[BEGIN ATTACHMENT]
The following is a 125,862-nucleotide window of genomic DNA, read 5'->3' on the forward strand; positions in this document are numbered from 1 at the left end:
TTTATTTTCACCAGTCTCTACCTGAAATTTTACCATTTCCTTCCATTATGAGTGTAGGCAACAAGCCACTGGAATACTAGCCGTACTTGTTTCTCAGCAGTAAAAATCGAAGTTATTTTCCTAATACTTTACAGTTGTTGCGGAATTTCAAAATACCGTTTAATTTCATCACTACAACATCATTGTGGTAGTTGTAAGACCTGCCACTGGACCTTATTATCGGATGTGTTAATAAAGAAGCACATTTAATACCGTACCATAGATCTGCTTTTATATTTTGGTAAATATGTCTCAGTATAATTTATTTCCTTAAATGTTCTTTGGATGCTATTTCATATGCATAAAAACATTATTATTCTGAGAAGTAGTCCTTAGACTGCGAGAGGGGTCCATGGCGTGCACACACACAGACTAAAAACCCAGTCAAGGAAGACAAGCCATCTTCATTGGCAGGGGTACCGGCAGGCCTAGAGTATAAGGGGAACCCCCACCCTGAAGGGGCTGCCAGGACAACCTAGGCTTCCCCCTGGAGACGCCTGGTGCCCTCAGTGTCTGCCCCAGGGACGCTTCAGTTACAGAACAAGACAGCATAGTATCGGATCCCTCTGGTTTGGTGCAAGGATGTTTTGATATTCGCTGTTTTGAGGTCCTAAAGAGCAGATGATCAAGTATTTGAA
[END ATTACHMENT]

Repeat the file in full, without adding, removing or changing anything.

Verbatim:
The following is a 125,862-nucleotide window of genomic DNA, read 5'->3' on the forward strand; positions in this document are numbered from 1 at the left end:
TTTATTTTCACCAGTCTCTACCTGAAATTTTACCATTTCCTTCCATTATGAGTGTAGGCAACAAGCCACTGGAATACTAGCCGTACTTGTTTCTCAGCAGTAAAAATCGAAGTTATTTTCCTAATACTTTACAGTTGTTGCGGAATTTCAAAATACCGTTTAATTTCATCACTACAACATCATTGTGGTAGTTGTAAGACCTGCCACTGGACCTTATTATCGGATGTGTTAATAAAGAAGCACATTTAATACCGTACCATAGATCTGCTTTTATATTTTGGTAAATATGTCTCAGTATAATTTATTTCCTTAAATGTTCTTTGGATGCTATTTCATATGCATAAAAACATTATTATTCTGAGAAGTAGTCCTTAGACTGCGAGAGGGGTCCATGGCGTGCACACACACAGACTAAAAACCCAGTCAAGGAAGACAAGCCATCTTCATTGGCAGGGGTACCGGCAGGCCTAGAGTATAAGGGGAACCCCCACCCTGAAGGGGCTGCCAGGACAACCTAGGCTTCCCCCTGGAGACGCCTGGTGCCCTCAGTGTCTGCCCCAGGGACGCTTCAGTTACAGAACAAGACAGCATAGTATCGGATCCCTCTGGTTTGGTGCAAGGATGTTTTGATATTCGCTGTTTTGAGGTCCTAAAGAGCAGATGATCAAGTATTTGAA